John Sutter, a longtime advocate for world federation, died on March 16 at age 93.
Sutter played a key role in the capture of the Remagen Bridge over the Rhine in Germany in the final days of World War II, and received a Purple Heart and Bronze Star with “V” for valor for a shrapnel injury. He served in the post-war military government in Germany before returning home to complete his college education.
After graduating, Sutter joined the U.S. Foreign Service, serving in China during the Communist takeover in 1949. Sutter helped shut down the U.S. consulate in Shanghai and went on to serve as a foreign service officer in several Asian nations. He later joined the Asia Foundation, a nonprofit international development organization.
He devoted the latter part of his life to the cause of world federation. Sutter joined the World Federalist Association in the 1980s and became editor of the Northern California World Federalist. He served as president of the World Federalist Association of Northern California and spearheaded the creation of Democratic World Federalists.
Sutter helped organize the San Francisco Hearing of the U.S. Commission on Improving the Effectiveness of the UN in 1993, and organized the World Federalist Movement’s World Congress in San Francisco two years later. That event included the “Campaign for a New UN Charter/Youth95 Conclave,” which brought together more than 200 teenagers and young adults for conferences and demonstrations.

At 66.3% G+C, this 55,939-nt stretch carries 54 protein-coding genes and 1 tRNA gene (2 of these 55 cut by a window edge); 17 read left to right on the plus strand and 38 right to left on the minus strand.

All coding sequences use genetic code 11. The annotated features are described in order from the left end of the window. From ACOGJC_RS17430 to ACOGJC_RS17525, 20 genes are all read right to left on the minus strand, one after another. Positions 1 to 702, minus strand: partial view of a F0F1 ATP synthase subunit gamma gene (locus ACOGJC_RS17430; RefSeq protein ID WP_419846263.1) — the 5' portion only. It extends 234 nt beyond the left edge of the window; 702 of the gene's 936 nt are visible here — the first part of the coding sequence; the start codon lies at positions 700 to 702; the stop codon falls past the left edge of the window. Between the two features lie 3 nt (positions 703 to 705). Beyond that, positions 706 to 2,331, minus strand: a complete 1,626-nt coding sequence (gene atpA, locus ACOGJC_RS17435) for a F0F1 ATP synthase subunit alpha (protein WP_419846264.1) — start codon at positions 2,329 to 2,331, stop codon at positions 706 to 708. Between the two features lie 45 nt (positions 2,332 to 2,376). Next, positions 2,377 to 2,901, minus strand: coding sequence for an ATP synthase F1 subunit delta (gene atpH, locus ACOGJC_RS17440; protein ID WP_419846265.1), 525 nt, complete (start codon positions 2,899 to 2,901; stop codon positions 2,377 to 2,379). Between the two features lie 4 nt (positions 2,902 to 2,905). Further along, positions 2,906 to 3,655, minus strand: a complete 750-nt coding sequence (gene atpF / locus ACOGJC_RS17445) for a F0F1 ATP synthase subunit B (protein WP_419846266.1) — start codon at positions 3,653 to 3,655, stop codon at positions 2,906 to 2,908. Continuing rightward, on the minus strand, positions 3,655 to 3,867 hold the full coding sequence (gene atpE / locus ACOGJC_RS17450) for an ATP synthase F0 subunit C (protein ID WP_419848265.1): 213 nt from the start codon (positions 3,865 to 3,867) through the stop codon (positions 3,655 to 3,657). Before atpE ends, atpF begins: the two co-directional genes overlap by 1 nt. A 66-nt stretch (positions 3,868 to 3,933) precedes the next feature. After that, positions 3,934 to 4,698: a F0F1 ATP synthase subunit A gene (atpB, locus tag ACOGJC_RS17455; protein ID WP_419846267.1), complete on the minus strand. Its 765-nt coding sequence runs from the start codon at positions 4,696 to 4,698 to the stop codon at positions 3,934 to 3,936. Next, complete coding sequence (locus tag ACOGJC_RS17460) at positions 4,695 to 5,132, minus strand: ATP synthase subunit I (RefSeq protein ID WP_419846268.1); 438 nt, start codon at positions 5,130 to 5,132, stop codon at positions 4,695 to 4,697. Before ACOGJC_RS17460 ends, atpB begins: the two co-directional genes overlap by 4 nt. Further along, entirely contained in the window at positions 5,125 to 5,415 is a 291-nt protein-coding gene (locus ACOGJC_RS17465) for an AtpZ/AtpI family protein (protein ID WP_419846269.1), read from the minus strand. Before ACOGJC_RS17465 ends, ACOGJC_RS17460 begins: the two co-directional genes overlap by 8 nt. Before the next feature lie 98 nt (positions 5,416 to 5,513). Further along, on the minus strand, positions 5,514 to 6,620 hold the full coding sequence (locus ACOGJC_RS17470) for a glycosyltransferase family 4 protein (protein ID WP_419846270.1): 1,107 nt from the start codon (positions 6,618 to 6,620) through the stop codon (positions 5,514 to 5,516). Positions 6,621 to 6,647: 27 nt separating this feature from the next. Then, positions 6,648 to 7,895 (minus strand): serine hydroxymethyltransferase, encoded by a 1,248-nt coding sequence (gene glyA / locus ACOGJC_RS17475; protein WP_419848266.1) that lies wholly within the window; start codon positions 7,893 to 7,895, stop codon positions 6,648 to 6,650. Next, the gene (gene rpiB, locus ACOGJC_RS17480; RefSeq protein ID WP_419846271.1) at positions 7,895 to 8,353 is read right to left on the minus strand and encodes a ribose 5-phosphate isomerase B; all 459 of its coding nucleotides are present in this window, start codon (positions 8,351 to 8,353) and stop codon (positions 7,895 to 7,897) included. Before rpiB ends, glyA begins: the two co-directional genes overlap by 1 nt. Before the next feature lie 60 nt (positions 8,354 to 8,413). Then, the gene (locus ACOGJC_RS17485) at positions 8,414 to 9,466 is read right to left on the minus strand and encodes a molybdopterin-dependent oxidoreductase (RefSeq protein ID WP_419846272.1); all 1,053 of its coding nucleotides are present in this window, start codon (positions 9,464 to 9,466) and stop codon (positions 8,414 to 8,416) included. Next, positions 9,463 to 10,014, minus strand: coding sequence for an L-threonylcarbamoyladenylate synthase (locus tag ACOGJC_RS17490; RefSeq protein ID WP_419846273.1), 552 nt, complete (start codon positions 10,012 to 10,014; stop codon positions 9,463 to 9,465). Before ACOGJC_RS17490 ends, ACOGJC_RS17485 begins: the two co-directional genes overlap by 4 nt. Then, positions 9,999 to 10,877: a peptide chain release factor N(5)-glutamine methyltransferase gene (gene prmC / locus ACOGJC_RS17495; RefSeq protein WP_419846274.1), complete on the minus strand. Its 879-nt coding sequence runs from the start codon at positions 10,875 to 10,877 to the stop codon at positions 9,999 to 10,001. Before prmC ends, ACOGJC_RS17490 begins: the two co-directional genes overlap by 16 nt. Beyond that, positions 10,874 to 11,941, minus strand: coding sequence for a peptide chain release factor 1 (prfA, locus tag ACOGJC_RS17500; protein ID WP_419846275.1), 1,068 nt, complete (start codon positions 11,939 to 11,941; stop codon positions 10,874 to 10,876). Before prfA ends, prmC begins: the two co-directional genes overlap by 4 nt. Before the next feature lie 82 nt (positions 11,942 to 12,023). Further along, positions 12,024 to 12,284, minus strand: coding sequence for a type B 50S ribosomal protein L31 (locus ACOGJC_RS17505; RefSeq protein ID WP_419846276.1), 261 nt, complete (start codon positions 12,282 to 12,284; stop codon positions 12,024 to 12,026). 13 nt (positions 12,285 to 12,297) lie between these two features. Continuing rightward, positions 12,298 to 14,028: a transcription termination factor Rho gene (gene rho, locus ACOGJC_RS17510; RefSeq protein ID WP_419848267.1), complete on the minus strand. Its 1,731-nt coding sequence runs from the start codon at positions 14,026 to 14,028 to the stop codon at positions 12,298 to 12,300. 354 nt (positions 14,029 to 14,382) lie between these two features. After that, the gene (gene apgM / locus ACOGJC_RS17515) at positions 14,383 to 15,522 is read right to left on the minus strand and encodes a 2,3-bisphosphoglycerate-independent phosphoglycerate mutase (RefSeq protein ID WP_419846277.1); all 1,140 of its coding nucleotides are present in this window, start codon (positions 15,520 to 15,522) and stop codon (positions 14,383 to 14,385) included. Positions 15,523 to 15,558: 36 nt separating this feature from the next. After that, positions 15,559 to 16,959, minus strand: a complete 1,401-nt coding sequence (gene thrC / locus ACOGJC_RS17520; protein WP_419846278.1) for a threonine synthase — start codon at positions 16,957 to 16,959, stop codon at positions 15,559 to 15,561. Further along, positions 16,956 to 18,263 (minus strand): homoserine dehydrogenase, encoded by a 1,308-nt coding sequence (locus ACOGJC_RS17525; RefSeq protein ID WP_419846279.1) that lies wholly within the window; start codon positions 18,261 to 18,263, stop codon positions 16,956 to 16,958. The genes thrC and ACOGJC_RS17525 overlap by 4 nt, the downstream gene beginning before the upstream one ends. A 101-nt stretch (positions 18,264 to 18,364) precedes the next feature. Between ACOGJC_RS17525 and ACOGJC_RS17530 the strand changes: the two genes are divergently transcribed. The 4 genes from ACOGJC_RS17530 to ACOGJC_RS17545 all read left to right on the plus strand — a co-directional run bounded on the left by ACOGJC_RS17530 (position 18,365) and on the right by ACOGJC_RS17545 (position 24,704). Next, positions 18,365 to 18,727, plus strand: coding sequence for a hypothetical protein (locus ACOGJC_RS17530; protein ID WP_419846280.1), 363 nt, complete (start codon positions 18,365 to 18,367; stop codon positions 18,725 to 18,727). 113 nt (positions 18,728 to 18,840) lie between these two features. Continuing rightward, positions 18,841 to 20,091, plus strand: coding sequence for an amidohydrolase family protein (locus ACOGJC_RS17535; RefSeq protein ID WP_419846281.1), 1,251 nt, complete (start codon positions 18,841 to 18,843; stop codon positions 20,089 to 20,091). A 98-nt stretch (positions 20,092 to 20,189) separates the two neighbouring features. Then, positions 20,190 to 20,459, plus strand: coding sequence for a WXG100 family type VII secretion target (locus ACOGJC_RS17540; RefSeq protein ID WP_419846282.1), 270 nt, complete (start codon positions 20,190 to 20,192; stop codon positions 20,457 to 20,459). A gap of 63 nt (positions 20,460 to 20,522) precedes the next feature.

These actions focused on activating Article 109, the provision the 1945 framers of the UN Charter included to allow future generations to review, revise, and renew the charter for the challenges of a future age. This has remained a central goal of Democratic World Federalists.
John and his wife Doris, who died in 2016, were passionate travelers. By the end of his life, John Sutter had visited approximately 65 countries around the world he hoped to one day see united as one federation.
Photo credit: Democratic World Federalists